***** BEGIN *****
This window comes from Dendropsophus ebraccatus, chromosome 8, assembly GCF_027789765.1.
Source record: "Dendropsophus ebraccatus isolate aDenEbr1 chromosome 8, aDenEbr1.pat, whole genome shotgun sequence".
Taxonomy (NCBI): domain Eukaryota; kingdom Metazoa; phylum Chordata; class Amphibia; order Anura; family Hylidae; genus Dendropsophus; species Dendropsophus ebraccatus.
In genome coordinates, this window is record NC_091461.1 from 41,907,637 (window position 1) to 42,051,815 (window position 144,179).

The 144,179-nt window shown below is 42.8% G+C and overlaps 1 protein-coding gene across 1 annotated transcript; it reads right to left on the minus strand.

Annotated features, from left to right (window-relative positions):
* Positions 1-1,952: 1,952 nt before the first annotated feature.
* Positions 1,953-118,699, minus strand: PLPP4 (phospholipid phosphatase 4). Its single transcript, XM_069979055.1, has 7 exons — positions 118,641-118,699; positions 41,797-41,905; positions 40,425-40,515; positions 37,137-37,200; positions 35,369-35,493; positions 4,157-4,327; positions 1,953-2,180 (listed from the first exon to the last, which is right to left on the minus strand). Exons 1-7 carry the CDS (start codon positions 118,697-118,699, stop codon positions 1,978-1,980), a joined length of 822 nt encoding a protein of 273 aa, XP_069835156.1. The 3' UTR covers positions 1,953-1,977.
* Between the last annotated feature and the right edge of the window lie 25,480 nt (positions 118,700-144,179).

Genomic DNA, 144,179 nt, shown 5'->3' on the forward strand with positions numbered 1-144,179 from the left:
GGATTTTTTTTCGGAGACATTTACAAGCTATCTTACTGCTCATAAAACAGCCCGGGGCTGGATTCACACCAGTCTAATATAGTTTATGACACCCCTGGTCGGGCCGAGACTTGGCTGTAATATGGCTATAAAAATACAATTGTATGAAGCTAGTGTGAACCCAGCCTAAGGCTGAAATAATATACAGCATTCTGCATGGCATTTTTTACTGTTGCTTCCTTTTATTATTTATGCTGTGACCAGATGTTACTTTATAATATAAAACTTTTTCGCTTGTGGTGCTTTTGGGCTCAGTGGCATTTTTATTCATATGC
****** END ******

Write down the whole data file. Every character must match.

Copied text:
This window comes from Dendropsophus ebraccatus, chromosome 8, assembly GCF_027789765.1.
Source record: "Dendropsophus ebraccatus isolate aDenEbr1 chromosome 8, aDenEbr1.pat, whole genome shotgun sequence".
Taxonomy (NCBI): domain Eukaryota; kingdom Metazoa; phylum Chordata; class Amphibia; order Anura; family Hylidae; genus Dendropsophus; species Dendropsophus ebraccatus.
In genome coordinates, this window is record NC_091461.1 from 41,907,637 (window position 1) to 42,051,815 (window position 144,179).

The 144,179-nt window shown below is 42.8% G+C and overlaps 1 protein-coding gene across 1 annotated transcript; it reads right to left on the minus strand.

Annotated features, from left to right (window-relative positions):
* Positions 1-1,952: 1,952 nt before the first annotated feature.
* Positions 1,953-118,699, minus strand: PLPP4 (phospholipid phosphatase 4). Its single transcript, XM_069979055.1, has 7 exons — positions 118,641-118,699; positions 41,797-41,905; positions 40,425-40,515; positions 37,137-37,200; positions 35,369-35,493; positions 4,157-4,327; positions 1,953-2,180 (listed from the first exon to the last, which is right to left on the minus strand). Exons 1-7 carry the CDS (start codon positions 118,697-118,699, stop codon positions 1,978-1,980), a joined length of 822 nt encoding a protein of 273 aa, XP_069835156.1. The 3' UTR covers positions 1,953-1,977.
* Between the last annotated feature and the right edge of the window lie 25,480 nt (positions 118,700-144,179).

Genomic DNA, 144,179 nt, shown 5'->3' on the forward strand with positions numbered 1-144,179 from the left:
GGATTTTTTTTCGGAGACATTTACAAGCTATCTTACTGCTCATAAAACAGCCCGGGGCTGGATTCACACCAGTCTAATATAGTTTATGACACCCCTGGTCGGGCCGAGACTTGGCTGTAATATGGCTATAAAAATACAATTGTATGAAGCTAGTGTGAACCCAGCCTAAGGCTGAAATAATATACAGCATTCTGCATGGCATTTTTTACTGTTGCTTCCTTTTATTATTTATGCTGTGACCAGATGTTACTTTATAATATAAAACTTTTTCGCTTGTGGTGCTTTTGGGCTCAGTGGCATTTTTATTCATATGC